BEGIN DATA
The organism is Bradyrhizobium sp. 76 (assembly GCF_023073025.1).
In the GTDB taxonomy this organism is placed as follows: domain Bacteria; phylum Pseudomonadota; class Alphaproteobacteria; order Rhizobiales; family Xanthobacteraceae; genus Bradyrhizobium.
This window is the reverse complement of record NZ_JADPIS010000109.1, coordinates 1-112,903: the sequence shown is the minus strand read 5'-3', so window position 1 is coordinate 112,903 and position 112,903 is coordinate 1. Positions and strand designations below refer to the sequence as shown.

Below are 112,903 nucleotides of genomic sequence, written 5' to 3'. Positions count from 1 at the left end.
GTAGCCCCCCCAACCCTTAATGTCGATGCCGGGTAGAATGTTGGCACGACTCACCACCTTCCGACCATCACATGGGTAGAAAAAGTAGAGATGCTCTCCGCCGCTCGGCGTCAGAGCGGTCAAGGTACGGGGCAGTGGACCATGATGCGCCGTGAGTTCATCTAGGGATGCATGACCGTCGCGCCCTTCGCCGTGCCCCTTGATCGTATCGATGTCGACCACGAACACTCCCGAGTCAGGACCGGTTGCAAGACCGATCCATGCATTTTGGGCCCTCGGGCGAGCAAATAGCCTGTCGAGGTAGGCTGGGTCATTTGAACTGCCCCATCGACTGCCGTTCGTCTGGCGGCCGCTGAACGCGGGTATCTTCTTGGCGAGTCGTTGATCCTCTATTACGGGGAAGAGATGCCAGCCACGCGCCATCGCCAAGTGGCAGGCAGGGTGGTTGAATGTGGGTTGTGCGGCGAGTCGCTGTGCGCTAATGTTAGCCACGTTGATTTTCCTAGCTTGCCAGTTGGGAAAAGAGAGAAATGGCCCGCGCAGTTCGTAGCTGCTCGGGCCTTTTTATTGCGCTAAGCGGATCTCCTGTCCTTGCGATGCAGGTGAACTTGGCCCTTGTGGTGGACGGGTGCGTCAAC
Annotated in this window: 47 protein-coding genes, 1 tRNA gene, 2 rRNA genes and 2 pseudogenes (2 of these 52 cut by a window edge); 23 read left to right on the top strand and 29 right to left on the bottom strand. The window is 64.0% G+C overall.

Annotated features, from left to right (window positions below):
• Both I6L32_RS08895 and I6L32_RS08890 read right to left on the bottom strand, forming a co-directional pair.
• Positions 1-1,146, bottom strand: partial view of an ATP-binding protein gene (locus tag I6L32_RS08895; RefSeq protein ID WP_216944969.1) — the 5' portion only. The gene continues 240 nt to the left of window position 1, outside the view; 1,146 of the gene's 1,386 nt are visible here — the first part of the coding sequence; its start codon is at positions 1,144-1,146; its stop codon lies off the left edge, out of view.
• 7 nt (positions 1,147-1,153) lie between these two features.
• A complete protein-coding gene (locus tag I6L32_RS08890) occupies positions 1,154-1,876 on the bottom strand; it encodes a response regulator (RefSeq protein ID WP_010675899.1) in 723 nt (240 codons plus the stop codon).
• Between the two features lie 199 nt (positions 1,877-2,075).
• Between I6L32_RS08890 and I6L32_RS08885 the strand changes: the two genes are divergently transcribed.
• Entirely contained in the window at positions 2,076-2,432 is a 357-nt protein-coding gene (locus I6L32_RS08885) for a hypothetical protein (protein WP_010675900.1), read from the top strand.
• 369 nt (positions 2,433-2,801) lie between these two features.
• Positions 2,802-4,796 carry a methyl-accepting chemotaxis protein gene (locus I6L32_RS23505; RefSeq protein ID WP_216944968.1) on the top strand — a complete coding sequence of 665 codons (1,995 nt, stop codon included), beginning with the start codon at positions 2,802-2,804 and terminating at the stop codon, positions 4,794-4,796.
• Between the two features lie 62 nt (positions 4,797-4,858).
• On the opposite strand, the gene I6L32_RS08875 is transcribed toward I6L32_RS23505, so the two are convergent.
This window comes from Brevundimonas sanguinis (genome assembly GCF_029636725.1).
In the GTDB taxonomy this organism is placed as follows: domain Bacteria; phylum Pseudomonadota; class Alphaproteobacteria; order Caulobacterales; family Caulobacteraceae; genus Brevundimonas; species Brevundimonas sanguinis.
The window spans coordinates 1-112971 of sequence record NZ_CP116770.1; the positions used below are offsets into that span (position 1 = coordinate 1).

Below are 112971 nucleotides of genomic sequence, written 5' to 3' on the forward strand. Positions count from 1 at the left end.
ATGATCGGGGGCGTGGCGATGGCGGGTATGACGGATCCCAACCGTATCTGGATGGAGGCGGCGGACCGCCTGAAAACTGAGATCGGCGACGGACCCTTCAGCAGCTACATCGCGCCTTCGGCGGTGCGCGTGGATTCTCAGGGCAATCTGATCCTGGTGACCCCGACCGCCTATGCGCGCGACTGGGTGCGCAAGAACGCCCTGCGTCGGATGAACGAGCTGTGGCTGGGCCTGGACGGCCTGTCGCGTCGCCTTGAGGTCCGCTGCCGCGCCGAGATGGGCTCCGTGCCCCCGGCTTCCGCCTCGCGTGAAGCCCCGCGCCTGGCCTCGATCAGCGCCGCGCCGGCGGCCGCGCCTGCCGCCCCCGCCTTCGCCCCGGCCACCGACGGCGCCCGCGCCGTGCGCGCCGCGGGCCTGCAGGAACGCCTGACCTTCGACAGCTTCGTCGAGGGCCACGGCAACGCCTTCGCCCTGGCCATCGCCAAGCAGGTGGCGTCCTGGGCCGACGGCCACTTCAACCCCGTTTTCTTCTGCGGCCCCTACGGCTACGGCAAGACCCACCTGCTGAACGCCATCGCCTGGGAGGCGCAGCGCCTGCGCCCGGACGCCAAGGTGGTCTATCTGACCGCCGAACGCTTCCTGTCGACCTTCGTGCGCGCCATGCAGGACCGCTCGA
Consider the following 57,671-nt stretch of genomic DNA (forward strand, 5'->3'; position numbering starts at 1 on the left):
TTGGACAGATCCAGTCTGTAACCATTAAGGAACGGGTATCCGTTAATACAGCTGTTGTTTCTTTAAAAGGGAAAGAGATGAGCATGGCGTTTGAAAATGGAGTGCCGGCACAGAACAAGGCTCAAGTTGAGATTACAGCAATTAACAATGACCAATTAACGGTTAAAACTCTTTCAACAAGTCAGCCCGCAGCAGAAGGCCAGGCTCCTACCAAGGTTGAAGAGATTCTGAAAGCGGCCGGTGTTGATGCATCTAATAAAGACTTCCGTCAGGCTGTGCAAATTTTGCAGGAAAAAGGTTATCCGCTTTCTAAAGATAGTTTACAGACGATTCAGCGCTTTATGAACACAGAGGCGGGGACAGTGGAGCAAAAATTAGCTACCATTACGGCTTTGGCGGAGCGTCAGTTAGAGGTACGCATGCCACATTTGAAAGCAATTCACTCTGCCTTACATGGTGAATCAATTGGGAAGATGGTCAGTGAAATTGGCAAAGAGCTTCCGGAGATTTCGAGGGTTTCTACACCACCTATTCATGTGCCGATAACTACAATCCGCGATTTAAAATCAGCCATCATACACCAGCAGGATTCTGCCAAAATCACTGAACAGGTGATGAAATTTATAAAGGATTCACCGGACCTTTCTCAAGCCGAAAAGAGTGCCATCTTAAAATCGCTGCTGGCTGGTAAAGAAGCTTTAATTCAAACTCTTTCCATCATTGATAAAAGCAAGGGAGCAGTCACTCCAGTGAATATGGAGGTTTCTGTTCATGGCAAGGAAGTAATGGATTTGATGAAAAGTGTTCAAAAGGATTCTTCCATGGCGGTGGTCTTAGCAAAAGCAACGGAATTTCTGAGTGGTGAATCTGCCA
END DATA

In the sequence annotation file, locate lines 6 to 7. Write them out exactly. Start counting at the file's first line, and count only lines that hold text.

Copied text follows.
Annotated in this window: 47 protein-coding genes, 1 tRNA gene, 2 rRNA genes and 2 pseudogenes (2 of these 52 cut by a window edge); 23 read left to right on the top strand and 29 right to left on the bottom strand. The window is 64.0% G+C overall.

Annotated features, from left to right (window positions below):